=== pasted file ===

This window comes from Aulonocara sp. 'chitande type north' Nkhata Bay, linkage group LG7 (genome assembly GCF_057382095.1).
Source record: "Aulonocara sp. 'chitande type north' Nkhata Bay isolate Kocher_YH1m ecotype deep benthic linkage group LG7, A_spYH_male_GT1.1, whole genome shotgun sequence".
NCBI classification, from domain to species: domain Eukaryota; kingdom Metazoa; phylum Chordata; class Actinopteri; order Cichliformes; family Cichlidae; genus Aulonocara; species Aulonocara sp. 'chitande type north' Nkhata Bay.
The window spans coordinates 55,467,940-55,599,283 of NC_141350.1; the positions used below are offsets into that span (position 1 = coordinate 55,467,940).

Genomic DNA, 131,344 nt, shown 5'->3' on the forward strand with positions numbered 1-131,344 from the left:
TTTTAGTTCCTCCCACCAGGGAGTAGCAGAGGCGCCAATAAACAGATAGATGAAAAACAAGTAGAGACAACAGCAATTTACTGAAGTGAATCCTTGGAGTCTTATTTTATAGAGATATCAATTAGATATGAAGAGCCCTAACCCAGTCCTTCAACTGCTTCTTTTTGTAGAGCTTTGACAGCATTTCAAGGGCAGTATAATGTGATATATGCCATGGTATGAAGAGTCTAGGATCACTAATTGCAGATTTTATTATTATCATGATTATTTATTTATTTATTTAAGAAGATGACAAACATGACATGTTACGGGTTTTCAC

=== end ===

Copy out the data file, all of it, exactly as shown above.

This window comes from Aulonocara sp. 'chitande type north' Nkhata Bay, linkage group LG7 (genome assembly GCF_057382095.1).
Source record: "Aulonocara sp. 'chitande type north' Nkhata Bay isolate Kocher_YH1m ecotype deep benthic linkage group LG7, A_spYH_male_GT1.1, whole genome shotgun sequence".
NCBI classification, from domain to species: domain Eukaryota; kingdom Metazoa; phylum Chordata; class Actinopteri; order Cichliformes; family Cichlidae; genus Aulonocara; species Aulonocara sp. 'chitande type north' Nkhata Bay.
The window spans coordinates 55,467,940-55,599,283 of NC_141350.1; the positions used below are offsets into that span (position 1 = coordinate 55,467,940).

Genomic DNA, 131,344 nt, shown 5'->3' on the forward strand with positions numbered 1-131,344 from the left:
TTTTAGTTCCTCCCACCAGGGAGTAGCAGAGGCGCCAATAAACAGATAGATGAAAAACAAGTAGAGACAACAGCAATTTACTGAAGTGAATCCTTGGAGTCTTATTTTATAGAGATATCAATTAGATATGAAGAGCCCTAACCCAGTCCTTCAACTGCTTCTTTTTGTAGAGCTTTGACAGCATTTCAAGGGCAGTATAATGTGATATATGCCATGGTATGAAGAGTCTAGGATCACTAATTGCAGATTTTATTATTATCATGATTATTTATTTATTTATTTAAGAAGATGACAAACATGACATGTTACGGGTTTTCAC